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The report, produced by the Institute for Economics and Peace, uses data from sources including TerrorismTracker to study trends relating to terrorist activity across the world. The global death toll caused by terrorist attacks fell by 9% last year and is now 38% lower than its 2015 peak, with a 2022 total of 6,701. The number of attacks worldwide declined by 28% to 3,955, and 121 out of 163 countries surveyed — roughly three-quarters — recorded no deaths from terrorism. That is the highest number of fatality-free nations since 2007.

319 German Soldiers Suspected of Right-Wing Extremism: Ombudsman  (Anadolu Agency)
German authorities identified at least 319 suspected cases of right-wing extremism in the armed forces, parliamentary armed forces ombudsman Eva Hogl said Tuesday. Hogl said right-wing extremism in the military remains a concern despite a decrease in cases in 2022, compared to the previous year. ‘Right-wing extremism is also a problem in the German armed forces. In total, 319 cases were reported last year. While the decrease is a positive development, this is an issue which should be closely monitored,’ she said at a news conference in Berlin. Hogl said the military is taking new measures to address the problem, disciplinary processes will be accelerated and those who commit such offenses will be quickly expelled from military service.

The Bloody Toll of Russia’s War in Ukraine  (Seth G. Jones, Lawfare)
Russia’s war in Ukraine has taken an extraordinary human toll. Russian soldiers have been involved in alleged war crimes, including the rape and summary executions of Ukrainian civilians. The Russian military has also targeted Ukraine’s civilian population with heavy artillery, multiple launch rocket systems, missiles, and air and naval strikes. According to U.N. High Commissioner for Human Rights Volker Türk, “Every day that violations of international human rights and humanitarian law continue, it becomes harder and harder to find a way forward through mounting suffering and destruction, towards peace.”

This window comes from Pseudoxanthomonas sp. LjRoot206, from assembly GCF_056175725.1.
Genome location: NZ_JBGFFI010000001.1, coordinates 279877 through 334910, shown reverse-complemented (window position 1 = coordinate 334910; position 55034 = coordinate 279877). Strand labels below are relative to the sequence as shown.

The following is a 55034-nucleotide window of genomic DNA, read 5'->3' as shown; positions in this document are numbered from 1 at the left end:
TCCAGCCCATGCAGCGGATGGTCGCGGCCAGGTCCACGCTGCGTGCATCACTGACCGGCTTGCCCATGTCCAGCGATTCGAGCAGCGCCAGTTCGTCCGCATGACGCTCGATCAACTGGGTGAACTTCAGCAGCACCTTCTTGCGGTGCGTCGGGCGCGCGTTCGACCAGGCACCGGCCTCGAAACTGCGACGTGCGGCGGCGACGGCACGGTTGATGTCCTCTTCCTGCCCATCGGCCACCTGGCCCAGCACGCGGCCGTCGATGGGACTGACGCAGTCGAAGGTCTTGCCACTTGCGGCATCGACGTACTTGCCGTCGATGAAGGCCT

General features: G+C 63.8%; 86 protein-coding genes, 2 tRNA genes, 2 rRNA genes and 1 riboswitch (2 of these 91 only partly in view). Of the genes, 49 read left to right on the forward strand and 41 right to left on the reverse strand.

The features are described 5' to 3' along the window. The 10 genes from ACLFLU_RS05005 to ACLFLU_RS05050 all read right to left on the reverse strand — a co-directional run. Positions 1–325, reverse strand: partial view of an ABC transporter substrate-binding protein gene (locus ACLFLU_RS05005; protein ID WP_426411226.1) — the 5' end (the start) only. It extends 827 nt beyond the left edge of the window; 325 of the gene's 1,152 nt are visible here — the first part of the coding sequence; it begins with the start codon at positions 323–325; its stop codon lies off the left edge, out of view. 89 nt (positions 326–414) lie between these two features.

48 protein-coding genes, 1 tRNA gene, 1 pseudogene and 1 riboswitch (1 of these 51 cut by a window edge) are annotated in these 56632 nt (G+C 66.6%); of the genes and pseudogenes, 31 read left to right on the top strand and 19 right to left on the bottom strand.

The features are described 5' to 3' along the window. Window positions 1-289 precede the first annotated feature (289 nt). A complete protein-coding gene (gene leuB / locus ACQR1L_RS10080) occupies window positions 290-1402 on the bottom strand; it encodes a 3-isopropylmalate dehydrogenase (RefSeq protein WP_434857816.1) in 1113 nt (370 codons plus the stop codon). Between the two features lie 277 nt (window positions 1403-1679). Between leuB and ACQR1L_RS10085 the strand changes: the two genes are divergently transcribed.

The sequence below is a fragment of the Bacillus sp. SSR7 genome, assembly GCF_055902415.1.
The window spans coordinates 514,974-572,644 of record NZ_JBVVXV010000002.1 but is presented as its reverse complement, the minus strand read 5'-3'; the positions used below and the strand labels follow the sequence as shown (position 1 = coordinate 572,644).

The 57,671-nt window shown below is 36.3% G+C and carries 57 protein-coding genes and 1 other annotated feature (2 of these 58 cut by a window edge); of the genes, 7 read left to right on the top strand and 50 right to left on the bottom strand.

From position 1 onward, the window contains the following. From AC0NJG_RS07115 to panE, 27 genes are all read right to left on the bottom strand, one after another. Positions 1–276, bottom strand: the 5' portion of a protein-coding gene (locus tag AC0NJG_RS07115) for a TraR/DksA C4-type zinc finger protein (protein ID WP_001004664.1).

But the war is also decimating Russian President Vladimir Putin’s own military. Russia has suffered more combat fatalities in Ukraine in the first year of the war than in all of its wars since World War II combined. In addition, the average rate of Russian regular and irregular soldiers killed per month in Ukraine over the first year of the war was at least 25 times the number killed per month in Russia’s war in Chechnya and at least 35 times the number killed per month in the Soviet Union’s war in Afghanistan. While Putin has managed to limit domestic opposition to the war, the current fatality rates may be difficult to sustain in a protracted war.
The war in Ukraine has become a war of attrition. A war of attrition is one in which the opponents attempt to wear each other down through the gradual destruction of materiel and personnel. The belligerents are mainly concerned with overpowering their adversaries in a series of bloody set-piece battles that are characterized by high casualties, huge expenditures of materiel, and minimal movement of front lines.

Remembering the Iraq War: Has Washington Really Learned the Lessons?  (Christopher S. Chivvis, Just Security